…and then the second stage begins…

What a disappointment in contrast.  It’s a top-down view of your Rambo-esque dude on the weirdest highway you’ve ever seen.  The bad guys are swarming everywhere, and your job is to run around without any linearity, and take out all the enemy hideout points on the map.  Then, we tackle a big boss, and finally begin another kick-ass stage with traditional platforming.  Contra III keeps switching back and forth between both styles of gameplay, and this is my one major gripe about the experience as a whole.  You go from pushing forward platform style, kicking constant ass without taking as much as a microsecond to even think about it… to performing mundane busywork with controls that don’t feel very ‘natural’.  Honestly, it’s as if the devs said:

“Hey, we have a bunch of cool levels that remind us of classic Contra, but the game is kind of short.  Coming up with cool new levels would take a lot more time than we have… so let’s create some generic top down level action for filler, because we can use most of the same environmental textures over and over again.  We won’t have to pump a lot of effort into creating a new stage from scratch!”

This is what the internet would call, ‘epic fail’.  These tacked-on levels weren’t fun, and only served to piss me off until I was able to get back into the ‘real’ game.  Pretty much everything looked the same in these levels, and the only possible way to figure out your location was by pulling up a map.  This only served to pull us out of the action that much more.  What were they thinking?  Why chop the game up like this?  Didn’t they realize they could have ruined the game?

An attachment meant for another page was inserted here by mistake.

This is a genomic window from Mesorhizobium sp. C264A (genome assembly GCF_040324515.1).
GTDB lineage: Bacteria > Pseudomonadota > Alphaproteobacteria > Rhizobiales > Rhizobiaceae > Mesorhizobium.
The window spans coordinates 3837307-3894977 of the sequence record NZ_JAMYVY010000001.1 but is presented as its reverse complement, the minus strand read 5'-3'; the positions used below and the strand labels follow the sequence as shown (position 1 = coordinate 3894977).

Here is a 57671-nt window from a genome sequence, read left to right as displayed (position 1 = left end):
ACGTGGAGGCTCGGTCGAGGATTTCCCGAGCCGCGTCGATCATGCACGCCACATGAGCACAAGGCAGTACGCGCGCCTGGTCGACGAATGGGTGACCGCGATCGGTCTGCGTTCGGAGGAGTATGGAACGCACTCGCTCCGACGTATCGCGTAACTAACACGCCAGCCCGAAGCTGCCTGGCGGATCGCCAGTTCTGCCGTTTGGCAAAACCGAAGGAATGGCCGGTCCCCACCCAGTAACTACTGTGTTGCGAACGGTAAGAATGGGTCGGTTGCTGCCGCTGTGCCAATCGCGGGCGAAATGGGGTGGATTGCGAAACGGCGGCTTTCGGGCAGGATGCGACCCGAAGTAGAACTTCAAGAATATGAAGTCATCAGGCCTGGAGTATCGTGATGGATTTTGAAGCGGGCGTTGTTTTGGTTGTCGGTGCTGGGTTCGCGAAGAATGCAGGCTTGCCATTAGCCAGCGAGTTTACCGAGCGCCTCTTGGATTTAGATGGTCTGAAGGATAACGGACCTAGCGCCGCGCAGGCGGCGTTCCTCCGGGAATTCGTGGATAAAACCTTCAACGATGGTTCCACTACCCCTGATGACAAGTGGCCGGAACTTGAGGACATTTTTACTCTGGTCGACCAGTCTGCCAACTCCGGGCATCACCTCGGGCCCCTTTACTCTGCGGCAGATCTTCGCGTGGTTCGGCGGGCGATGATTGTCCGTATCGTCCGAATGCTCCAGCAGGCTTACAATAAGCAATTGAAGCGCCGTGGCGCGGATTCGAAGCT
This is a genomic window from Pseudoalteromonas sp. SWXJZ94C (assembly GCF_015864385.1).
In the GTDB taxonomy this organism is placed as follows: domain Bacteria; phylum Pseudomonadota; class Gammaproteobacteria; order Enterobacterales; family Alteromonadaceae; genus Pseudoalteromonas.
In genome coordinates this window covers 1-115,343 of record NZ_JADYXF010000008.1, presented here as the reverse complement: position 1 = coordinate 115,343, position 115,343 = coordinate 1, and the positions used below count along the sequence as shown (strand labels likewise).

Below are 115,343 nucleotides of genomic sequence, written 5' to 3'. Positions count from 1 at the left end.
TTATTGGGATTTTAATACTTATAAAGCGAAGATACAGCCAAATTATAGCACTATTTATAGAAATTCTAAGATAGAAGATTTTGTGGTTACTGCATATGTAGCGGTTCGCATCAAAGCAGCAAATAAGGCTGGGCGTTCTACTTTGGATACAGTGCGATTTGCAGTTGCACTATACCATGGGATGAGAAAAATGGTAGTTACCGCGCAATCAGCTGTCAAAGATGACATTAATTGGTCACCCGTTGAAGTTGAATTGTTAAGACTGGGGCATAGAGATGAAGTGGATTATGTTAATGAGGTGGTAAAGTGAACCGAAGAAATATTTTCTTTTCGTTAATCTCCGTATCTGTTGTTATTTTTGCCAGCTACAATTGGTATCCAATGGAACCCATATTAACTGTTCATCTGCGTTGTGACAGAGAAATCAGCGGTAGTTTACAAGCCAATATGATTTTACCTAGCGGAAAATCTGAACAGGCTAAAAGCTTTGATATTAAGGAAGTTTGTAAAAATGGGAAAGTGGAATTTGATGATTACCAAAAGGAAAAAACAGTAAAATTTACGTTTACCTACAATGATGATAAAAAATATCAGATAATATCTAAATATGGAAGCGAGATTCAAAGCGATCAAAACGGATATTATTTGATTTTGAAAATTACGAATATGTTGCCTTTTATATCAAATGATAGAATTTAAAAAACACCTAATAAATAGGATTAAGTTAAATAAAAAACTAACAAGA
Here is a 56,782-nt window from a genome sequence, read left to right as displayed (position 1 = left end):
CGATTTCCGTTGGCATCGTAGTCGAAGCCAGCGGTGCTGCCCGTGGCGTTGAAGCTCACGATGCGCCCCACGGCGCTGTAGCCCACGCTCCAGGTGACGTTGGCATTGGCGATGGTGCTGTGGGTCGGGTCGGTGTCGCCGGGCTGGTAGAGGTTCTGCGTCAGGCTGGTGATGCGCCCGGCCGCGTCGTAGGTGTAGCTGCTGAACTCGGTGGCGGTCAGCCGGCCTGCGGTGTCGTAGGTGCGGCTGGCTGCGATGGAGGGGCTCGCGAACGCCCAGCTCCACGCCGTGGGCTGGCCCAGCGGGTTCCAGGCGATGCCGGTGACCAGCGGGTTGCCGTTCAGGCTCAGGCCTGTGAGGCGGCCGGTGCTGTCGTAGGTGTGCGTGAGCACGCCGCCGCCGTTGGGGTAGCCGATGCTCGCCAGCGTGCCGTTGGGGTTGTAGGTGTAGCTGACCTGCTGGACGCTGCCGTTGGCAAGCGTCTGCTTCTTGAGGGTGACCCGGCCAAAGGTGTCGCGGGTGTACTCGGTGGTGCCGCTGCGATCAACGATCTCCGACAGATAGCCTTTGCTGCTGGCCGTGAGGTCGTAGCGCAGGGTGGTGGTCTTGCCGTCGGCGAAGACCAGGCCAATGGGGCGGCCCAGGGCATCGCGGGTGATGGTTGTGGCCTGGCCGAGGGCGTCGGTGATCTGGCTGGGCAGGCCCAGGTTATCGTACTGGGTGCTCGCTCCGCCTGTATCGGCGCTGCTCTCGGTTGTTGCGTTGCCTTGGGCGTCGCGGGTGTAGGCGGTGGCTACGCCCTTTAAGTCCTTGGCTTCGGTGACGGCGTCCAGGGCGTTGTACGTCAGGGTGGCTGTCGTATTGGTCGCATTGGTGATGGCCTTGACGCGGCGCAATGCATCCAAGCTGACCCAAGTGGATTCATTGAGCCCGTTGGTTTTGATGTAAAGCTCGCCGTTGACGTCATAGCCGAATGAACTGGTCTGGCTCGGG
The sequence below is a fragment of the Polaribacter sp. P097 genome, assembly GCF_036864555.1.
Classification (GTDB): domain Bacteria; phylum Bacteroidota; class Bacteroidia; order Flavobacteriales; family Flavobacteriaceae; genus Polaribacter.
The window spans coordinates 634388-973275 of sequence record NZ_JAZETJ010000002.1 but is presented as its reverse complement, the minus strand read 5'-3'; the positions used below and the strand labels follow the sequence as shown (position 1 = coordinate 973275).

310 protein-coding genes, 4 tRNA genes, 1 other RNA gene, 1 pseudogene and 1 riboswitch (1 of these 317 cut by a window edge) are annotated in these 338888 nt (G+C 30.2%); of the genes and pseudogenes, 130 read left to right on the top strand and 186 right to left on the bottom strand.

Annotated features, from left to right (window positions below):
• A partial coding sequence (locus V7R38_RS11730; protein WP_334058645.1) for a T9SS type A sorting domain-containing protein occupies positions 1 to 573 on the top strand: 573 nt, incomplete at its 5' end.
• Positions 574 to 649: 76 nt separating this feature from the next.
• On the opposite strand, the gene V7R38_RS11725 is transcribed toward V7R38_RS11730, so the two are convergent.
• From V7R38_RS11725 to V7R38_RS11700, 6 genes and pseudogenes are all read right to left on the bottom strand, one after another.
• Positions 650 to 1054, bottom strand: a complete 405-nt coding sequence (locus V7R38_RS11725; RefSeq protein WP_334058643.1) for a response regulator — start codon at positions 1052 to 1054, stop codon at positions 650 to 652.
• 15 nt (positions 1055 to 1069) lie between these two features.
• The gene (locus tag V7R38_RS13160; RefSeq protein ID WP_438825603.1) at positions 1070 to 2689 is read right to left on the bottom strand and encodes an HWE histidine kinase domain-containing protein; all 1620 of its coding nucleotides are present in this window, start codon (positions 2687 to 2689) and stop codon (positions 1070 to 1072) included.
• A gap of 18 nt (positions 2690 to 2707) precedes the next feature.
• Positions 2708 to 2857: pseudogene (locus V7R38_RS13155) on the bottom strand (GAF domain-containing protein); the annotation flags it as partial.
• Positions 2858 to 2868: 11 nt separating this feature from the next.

Well, fortunately, the primary levels were so loaded with awesome, the game as a whole didn’t suffer nearly as much as it could have.  As a matter of fact, the traditional platform stages were so incredible, they did a fantastic job of getting the awful taste left in my mouth by the atrocious top-down segments.  This game managed to rise above that nonsense because ‘big’ wasn’t good enough for the devs.  No… they needed every event to be HUGE – One level you’re facing a huge robot that fills the entire screen, shooting lasers from its eyes and trapping you in close quarters with a bunch of devices that go ‘boom’.  Another has you riding on a motorcycle, taking enemies down both on the road and in the sky.  Eventually you find yourself a different ride by hanging on to a missile with one hand… and you have to keep jumping from missile to missile before they have a chance to hit the big bad boss in the sky.  Eventually you make your way through the aliens lair.  Is it all over the top?  Oh hell yes, but that’s just how Contra rolls, and this installment on the SNES has perfected the formula… well, at least in the traditional platform levels.